« Reply #54 on: June 24, 2017, 08:02:51 AM »
Late yesterday, there's a post announcing ARRL Field Day:
https://brushbeater.wordpress.com/2017/06/23/get-on-the-air/
Starts at 2pm Eastern time, ends 24 hours later.  Yes, it's primarily a ham event, but non-hams are welcome to show up at the local Field Day sites.  Many clubs will have a "get on the air" radio and a friendly helping ham, just for non-ham visitors.  Or if you want to practice receiving ham transmissions on your shortwave, there'll be plenty of traffic.

ps: More on the subject over at The SWLing Post: http://swling.com/blog/2017/06/its-field-day-weekend-2017-find-a-local-event-have-fun/

I swear, there are times it seems like "Baofeng" is Cantonese for "hot mess."

Offline Smurf Hunter

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Re: brushbeater blog post discussion
« Reply #55 on: June 29, 2017, 10:57:04 AM »
This post is back to radio, specifically the 6 meter amateur band:

https://brushbeater.wordpress.com/2017/06/29/6-meters-survivalist-magic/

Virtues of the 6m band:
Privacy through obscurity.  Because there isn't a $30 chinese 6 meter handheld, you will have relative privacy.
FM and SSB options allow it to work in a variety of operating environments.

It's a good simplex band, also has some repeater infrastructure and doesn't have a lot of the unlicenses preppers with baofengs involved.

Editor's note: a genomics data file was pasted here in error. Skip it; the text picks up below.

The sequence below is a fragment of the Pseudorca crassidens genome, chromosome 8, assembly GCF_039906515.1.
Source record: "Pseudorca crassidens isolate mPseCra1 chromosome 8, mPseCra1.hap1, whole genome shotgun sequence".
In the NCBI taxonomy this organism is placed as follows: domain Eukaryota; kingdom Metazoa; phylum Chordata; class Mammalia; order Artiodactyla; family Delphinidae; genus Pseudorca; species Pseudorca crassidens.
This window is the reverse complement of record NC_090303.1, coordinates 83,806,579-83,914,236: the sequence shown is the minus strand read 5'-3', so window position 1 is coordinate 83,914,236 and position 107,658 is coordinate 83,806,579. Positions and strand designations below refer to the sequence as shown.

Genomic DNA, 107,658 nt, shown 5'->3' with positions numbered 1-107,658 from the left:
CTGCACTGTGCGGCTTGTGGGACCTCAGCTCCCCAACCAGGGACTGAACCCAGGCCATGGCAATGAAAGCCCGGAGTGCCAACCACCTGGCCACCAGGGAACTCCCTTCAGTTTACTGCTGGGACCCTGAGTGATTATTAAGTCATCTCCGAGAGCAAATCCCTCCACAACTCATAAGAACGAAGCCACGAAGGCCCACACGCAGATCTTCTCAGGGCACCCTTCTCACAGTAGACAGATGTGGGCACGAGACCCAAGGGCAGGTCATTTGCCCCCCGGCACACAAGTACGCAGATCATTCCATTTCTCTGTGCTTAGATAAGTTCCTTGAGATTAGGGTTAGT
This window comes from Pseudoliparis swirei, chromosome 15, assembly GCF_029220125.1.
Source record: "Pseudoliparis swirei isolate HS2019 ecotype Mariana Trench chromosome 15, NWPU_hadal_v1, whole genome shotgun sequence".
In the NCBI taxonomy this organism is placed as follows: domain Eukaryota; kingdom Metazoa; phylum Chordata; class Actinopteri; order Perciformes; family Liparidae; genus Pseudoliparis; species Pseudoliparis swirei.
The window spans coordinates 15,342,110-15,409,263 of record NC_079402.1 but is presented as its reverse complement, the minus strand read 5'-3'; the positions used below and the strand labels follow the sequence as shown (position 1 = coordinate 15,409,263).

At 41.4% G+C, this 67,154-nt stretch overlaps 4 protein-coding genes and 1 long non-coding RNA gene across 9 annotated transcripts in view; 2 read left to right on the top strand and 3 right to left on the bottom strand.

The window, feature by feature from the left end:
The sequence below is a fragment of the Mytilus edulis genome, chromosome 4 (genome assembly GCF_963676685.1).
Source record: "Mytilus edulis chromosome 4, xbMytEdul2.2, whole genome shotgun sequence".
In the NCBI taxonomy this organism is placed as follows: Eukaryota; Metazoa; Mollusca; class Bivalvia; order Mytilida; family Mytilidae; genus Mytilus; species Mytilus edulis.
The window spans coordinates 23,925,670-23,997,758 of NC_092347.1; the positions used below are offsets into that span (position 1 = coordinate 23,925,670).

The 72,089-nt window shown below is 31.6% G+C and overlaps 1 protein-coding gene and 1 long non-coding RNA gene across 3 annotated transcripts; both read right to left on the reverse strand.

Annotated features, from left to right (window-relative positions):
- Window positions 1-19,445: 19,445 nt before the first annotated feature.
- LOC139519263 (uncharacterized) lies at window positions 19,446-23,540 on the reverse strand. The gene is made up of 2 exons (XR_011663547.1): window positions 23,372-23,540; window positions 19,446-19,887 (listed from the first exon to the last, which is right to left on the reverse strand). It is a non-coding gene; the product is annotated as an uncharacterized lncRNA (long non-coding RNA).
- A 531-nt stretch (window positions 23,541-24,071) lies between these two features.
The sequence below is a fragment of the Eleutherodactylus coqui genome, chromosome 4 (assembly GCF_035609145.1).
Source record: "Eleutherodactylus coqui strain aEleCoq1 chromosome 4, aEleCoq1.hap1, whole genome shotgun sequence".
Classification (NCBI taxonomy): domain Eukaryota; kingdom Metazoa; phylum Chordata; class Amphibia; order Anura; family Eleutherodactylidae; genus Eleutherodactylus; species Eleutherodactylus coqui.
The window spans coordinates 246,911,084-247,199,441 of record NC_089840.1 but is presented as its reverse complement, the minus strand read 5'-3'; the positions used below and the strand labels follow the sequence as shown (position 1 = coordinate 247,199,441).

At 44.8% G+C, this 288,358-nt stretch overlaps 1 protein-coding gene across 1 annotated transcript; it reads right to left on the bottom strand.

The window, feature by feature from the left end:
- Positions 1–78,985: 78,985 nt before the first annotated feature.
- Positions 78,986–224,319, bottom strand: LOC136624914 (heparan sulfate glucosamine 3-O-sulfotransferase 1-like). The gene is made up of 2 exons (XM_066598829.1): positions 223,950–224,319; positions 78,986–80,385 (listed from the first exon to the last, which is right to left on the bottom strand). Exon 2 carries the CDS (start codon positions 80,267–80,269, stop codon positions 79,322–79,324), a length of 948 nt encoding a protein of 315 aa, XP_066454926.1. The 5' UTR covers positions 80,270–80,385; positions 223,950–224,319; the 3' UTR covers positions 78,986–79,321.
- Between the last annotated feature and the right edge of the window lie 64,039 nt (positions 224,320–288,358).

Offline Alan Georges

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Re: brushbeater blog post discussion
« Reply #56 on: June 29, 2017, 06:08:53 PM »
This post is back to radio, specifically the 6 meter amateur band:
...
It's a good simplex band, also has some repeater infrastructure and doesn't have a lot of the unlicenses preppers with baofengs involved.
That last part may be the best part.  Another good point is that many (nearly all?) new HF radios are "HF+6m," so even if people aren't using it, the capability's there.  Maybe better or at least different terrain interaction than 10m, 2m, and some of the other VHF/UHF bands for local line-of-sight work.

There aren't any affordable new HT's or mobile units, at least nothing I could find for less than $300.  Saw one used Yaesu VX-7R on ebay for $220.  There's not a "6m FT-60" in the $150 range or any $120-ish monobanders out there.  That's kind of a hang-up.

The only people I know who dabble in 6m are hams who like to fool around DXing when the band gods smile.  It's the unpredictability that draws them in, which makes for a fun hobby band but detracts from serious communications.

All I've ever done with it is some town-to-town simplex LOS on SSB & FM.  Worked great, maybe a little better than 2m, maybe a little less prone to skip than 10m.  I could see using it as base-to-base comms in a SHTF situation, since most people's HF rigs have it.  Kind of like CB, but a little more VHF-y and with smaller antennas.